Polly Jones was a member of the Half Moon Youth Theatre from the 1980s to early 1990s.
The Half Moon Young People’s Theatre was a big part of my life from 11-16 years. It nurtured a love of theatre that led me to study drama and English at Manchester University.
I remember my first experience of the Half Moon in the mid 1980s at a workshop about pirates. I was about 7 or 8 years old and I remember wearing black velvet ‘peddle-pushers’ and a red and white polka-dot hanky on my head. It was my first drama workshop and I remember feeling shy and excited.
Attending the youth theatre helped to increase my confidence, strengthened friendship groups and heightened my interest in drama. The confidence I gained through my experiences enabled me to develop my singing skills – I went on to train with a Bengali folk group, Dishari Shilpi Gosti and sang with my friend Shapla performing around the UK and Europe.
At the YPT, we had the opportunity to try out different aspects of theatre – writing, performing, sound and lighting, set design and costume. Between 11 -14 years old I attended the youth theatre programme, along with friends from my secondary school. Sometimes I was at the Half Moon 2 or 3 evenings a week. The workshops took place in separate building/studio at the back of the Half Moon Theatre on Mile End Road.
I recall the first sessions being led by Sandra Vacciana and Ailsa Fairley. Ailsa was the first blind person I had met and her can-do attitude made a significant impression on all of us. Sandra and I have stayed in touch.
I was also a member of WOOF! drama group run by Alan Gilbey. We performed a production of A View of the River, a play about the changing landscape and make-up of the Isle of Dogs with the knocking down of warehouses and the arrival of multi-story office blocks forming Canary Wharf. It was performed at the Half Moon in 1989.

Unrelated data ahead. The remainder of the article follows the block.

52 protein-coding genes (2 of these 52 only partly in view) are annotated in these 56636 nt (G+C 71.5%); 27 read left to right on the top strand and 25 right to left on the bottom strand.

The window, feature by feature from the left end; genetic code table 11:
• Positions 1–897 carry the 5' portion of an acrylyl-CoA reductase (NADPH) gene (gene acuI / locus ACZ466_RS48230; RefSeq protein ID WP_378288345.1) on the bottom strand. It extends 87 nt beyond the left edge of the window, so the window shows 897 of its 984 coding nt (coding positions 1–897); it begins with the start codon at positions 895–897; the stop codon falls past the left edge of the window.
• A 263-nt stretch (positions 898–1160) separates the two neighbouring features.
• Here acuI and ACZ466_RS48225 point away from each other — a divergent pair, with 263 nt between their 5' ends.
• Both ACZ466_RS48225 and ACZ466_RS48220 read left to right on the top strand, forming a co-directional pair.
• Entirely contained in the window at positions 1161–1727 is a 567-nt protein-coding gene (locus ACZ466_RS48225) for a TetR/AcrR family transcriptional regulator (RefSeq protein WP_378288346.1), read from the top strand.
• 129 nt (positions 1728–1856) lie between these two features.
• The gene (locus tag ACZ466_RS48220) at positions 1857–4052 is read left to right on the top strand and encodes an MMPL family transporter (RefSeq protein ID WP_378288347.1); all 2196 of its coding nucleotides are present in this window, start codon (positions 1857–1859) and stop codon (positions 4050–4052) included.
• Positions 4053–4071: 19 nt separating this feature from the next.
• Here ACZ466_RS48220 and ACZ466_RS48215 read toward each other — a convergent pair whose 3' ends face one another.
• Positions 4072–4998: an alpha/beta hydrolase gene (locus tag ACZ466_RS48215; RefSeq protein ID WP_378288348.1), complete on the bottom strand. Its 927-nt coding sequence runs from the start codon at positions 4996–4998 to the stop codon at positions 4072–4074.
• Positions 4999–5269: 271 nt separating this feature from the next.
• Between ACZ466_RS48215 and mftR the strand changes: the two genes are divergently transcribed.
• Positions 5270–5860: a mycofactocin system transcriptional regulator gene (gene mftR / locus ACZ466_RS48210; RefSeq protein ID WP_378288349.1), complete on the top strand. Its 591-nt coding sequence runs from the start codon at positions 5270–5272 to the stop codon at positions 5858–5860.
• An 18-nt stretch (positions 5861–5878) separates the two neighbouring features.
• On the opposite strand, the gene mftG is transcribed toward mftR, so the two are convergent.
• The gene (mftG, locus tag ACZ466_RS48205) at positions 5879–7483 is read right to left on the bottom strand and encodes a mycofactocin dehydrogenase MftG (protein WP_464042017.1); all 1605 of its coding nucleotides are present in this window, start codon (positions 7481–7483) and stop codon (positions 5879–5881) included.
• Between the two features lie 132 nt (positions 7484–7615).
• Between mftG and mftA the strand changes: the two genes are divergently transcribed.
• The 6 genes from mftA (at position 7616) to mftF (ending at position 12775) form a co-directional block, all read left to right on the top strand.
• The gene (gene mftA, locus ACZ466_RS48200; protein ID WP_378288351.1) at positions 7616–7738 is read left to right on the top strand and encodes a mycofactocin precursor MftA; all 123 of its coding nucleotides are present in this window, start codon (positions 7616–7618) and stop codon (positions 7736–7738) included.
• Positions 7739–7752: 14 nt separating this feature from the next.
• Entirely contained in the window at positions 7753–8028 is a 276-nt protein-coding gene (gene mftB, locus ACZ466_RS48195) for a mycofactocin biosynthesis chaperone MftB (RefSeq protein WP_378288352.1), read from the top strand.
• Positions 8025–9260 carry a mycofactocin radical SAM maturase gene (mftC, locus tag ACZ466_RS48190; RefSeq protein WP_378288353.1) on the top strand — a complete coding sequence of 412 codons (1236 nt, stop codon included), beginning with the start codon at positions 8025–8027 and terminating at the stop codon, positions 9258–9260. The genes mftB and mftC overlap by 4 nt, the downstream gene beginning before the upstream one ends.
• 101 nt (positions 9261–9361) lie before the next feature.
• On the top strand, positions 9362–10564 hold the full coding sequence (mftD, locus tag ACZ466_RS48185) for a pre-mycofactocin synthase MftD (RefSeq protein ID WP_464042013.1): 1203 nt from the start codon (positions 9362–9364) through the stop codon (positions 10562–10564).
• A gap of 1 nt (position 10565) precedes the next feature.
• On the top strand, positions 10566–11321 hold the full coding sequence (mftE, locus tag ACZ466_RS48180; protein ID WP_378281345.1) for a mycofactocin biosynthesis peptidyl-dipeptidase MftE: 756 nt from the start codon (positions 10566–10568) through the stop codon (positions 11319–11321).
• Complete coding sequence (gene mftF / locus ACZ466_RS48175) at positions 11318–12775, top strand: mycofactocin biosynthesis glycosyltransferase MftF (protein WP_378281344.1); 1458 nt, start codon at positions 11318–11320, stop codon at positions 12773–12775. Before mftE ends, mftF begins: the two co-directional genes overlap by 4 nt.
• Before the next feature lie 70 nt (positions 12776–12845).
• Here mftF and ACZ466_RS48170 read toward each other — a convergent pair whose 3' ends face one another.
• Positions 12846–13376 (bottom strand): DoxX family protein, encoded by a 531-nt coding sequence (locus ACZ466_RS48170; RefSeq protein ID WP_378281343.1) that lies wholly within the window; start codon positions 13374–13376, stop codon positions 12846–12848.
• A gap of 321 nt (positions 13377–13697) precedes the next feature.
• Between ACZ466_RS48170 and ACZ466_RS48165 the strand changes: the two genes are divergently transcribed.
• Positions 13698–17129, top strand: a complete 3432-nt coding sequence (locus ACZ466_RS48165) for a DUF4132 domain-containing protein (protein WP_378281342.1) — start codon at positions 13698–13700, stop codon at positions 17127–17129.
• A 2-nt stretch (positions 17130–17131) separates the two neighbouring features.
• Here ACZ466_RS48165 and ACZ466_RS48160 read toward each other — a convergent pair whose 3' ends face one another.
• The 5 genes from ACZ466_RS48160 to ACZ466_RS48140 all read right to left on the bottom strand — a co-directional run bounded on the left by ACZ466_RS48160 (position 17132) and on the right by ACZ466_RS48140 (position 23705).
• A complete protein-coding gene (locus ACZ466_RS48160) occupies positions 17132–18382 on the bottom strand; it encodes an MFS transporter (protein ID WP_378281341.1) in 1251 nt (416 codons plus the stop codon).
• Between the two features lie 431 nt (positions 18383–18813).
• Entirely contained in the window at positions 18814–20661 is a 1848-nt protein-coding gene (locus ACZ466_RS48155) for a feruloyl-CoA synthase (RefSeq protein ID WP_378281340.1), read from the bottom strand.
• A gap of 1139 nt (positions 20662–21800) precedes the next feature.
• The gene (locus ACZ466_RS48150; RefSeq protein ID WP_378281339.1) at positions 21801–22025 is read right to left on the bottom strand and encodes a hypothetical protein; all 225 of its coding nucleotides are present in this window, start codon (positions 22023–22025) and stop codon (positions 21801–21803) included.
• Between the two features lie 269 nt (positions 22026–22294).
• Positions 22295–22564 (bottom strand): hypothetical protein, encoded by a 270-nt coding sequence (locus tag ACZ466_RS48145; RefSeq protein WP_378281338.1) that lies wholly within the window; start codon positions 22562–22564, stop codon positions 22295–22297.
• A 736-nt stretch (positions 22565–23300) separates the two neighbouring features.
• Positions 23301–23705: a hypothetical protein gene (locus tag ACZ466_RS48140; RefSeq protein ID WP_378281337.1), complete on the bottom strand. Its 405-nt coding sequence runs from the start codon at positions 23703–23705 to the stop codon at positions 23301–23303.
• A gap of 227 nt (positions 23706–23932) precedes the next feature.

I joined a visiting theatre group who put on Bugsy Malone at the Half Moon, starring local children. I played many parts – a gangster throwing cream pies, a chorus girl – singing and dancing tap. My parents had to buy me tap shoes which were spray painted silver and I thought were wonderful.
I volunteered as an usher at the Half Moon when I was 13-15 years. When I was 14 I did two weeks’ work experience with the Half Moon. I especially remember helping the TIE team take their production Rattlin’ the Cage to local schools.
I campaigned to keep the Half Moon open when it was threatened with closure, writing to local papers, local politicians and participating in demonstrations.
With the temporary move from Mile End to Dame Colet House, I started attending the older youth group who met at the A-Team, led by Liz Lynch. There was a focus around arts and crafts and I started making jewellery around that time.
I joined the Acapella singing group led by Tony Gouveia and Monica Forty. We composed the songs and music for Dancing in the Shadows which was put on at the London Arena as part of the Docklands Festival in 1992.
The singing and dancing groups were invited to perform in the Ilfracombe Arts Festival. We travelled to Cornwall in the blue Half Moon minibus and camped for the weekend and performed extracts of music and dance from Dancing in the Shadows.
In recent years I have been visiting the Half Moon again joining my son in the audience to watch occasional weekend shows. He is on the waiting list to attend the youth theatre. With Brick Lane Bookshop, I also supply show-related children’s books to the Half Moon to sell before or after the weekend shows.